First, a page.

Fr. Chris Walsh shared this on Facebook this morning:

Today is All Souls Day. The Masses of today are offered for the souls of those who died and are not yet saints because at the time of their death they were still attached to the things of this world (things, sin, self). They are experiencing a purgation until they are fully free thru the grace of Christ (unlike the souls who fully rejected this grace and are now in hell). Pray for your family and friends who may be In purgatory so that they in turn will pray for you when they are saints in glory!

It’s the Day of the Dead. I want to visit Mexico City or another Latin American country at some point in the years to come for their Dia de los Muertos” parades and celebrations. It seems like a truer, more honest form of remembrance than a more Western, perhaps abstract “All Souls Day” remembrance. Fr. Walsh’s post for instance describes All Souls Day in a more direct way than the name implies.

In a similar vein, from Alan Jacob’s Original Sin: A Cultural History (which I just ordered):

The feast of All Souls became a way for simple and quite unsaintly Christians to reciprocate, to participate in the economy of prayer not just as receivers but as givers.

This is what Eugen Rosenstock-Huessy meant when he claimed that the creation of All Souls’ marked “the first universal democracy in the world.” The saints have special access to God, they are our patrons and friends, but then we too may befriend those departed who in their suffering are very far from God….

The Cluniac vision of all Christians joined in a vast circle of the prayerful, loving and interceding for one another, is a powerful one, especially since, just as there are saints whose spiritual power and even existence are unknown to us, so too there are poor suffering souls in a place of torment whose names equally unknown and who are therefore in particularly dire straits. Thus in the Sarum Primer — a vastly influential collection of liturgical prayers developed at Sarum, near modern Salisbury, in England — there is a poignant “prayer to God for them that be departed, having none to pray for them.” Such poor souls, “either by negligence of them that be living, or long process of time, are forgotten of their friends and posterity”; thus they “have neither hope nor comfort in their torments.”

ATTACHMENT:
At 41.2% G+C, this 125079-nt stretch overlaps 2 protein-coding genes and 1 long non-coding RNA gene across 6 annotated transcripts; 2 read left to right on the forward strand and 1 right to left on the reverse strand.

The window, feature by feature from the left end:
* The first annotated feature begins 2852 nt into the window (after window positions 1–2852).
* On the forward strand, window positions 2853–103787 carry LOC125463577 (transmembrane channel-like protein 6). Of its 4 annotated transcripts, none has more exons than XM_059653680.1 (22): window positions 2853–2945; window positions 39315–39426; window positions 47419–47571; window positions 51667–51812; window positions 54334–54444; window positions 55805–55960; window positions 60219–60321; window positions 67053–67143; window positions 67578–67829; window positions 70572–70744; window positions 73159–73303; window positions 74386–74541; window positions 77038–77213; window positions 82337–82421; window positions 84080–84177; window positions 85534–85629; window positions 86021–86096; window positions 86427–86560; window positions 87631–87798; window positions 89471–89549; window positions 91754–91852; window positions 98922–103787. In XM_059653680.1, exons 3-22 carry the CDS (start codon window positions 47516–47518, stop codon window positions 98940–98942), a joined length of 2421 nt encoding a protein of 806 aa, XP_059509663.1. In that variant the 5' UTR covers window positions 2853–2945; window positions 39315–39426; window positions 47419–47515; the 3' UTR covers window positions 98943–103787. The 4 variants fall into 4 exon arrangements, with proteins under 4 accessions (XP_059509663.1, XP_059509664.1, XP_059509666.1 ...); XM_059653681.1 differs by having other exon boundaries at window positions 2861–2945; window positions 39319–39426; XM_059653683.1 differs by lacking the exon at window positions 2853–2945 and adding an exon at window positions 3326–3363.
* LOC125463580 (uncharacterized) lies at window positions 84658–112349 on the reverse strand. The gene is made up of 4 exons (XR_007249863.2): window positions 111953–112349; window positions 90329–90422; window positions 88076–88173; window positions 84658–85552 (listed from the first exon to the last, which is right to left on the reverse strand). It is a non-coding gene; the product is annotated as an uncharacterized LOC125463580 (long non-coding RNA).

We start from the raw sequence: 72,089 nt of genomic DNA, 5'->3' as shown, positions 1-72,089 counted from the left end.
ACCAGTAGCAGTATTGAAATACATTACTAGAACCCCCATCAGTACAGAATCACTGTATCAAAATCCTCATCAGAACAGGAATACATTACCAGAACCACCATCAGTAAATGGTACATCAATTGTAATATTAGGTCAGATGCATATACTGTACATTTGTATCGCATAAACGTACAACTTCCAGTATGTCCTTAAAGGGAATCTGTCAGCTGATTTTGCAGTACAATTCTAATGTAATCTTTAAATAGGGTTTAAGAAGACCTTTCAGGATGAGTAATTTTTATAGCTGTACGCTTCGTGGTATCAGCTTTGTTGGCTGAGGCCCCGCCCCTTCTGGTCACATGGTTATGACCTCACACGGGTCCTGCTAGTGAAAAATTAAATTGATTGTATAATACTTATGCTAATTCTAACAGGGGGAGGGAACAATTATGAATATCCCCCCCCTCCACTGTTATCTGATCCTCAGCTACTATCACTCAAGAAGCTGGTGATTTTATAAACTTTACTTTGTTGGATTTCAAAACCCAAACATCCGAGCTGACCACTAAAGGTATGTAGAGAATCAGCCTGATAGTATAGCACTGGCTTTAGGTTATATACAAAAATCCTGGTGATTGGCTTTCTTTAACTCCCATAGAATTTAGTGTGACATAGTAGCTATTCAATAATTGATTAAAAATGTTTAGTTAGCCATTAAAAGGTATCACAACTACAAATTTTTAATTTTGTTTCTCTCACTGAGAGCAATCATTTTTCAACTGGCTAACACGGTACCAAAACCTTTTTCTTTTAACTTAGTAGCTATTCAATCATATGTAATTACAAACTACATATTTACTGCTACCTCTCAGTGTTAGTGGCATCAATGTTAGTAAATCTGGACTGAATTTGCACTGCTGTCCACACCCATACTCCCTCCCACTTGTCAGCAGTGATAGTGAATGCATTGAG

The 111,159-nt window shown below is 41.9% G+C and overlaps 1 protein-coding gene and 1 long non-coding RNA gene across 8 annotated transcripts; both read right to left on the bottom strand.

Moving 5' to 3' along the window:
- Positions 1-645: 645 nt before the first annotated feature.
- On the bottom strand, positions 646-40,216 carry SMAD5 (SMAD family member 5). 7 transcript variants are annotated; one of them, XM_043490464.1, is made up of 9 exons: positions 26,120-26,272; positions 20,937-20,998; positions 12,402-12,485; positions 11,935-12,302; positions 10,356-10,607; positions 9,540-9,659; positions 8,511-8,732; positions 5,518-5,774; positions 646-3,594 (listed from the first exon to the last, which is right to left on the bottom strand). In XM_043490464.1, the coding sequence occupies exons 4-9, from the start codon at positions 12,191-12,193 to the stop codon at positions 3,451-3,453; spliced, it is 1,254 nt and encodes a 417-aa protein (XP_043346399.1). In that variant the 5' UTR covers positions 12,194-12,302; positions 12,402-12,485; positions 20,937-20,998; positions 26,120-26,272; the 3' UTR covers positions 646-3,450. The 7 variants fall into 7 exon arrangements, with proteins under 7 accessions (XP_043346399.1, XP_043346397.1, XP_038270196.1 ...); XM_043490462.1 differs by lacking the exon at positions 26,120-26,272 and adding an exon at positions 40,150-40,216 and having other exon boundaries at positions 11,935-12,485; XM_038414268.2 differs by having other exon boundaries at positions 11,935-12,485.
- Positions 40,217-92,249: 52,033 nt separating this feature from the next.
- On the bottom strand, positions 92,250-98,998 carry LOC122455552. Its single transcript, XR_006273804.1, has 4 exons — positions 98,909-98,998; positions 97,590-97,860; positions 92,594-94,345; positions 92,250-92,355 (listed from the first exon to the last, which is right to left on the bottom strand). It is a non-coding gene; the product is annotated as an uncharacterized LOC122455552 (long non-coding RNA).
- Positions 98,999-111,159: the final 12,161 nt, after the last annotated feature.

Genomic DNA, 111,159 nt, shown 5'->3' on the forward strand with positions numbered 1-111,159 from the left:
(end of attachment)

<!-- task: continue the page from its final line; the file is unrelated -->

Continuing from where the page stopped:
In societies which place a great emphasis on familial duty, a phrase in that Sarum prayer can be stinging: “by negligence of them that be living.” Thus an anthropologist named Andrew Orta has recently reported on the way All Souls’ Day is practiced among the Aymara people in the Bolivian highlands: they build household altars and pray for all the ancestors whose names they know, and then, when memory fails, they pray for all the unknown ancestors as laqa achachilas — dust grandparents.

This excerpt from Jacobs’ caught my eye not only because it’s beautiful and true, but because I started reading Edward Rutherford’s Sarum: A Novel of England last month in Phoenix. It traces a 10,000 year history of the people of Sarum, near Salisbury. I read someplace that, which I might have referenced previously, that researchers are exploring the possibility that our DNA contains not only the basic information for our genetic reproduction, but also that the actual memory of our ancestors might in some way be passed along through our genes. Whether that’s true or not, it’s a fact that providing hope to the hopeless is always a worthwhile cause, and can be a path toward a meaningful prayer life.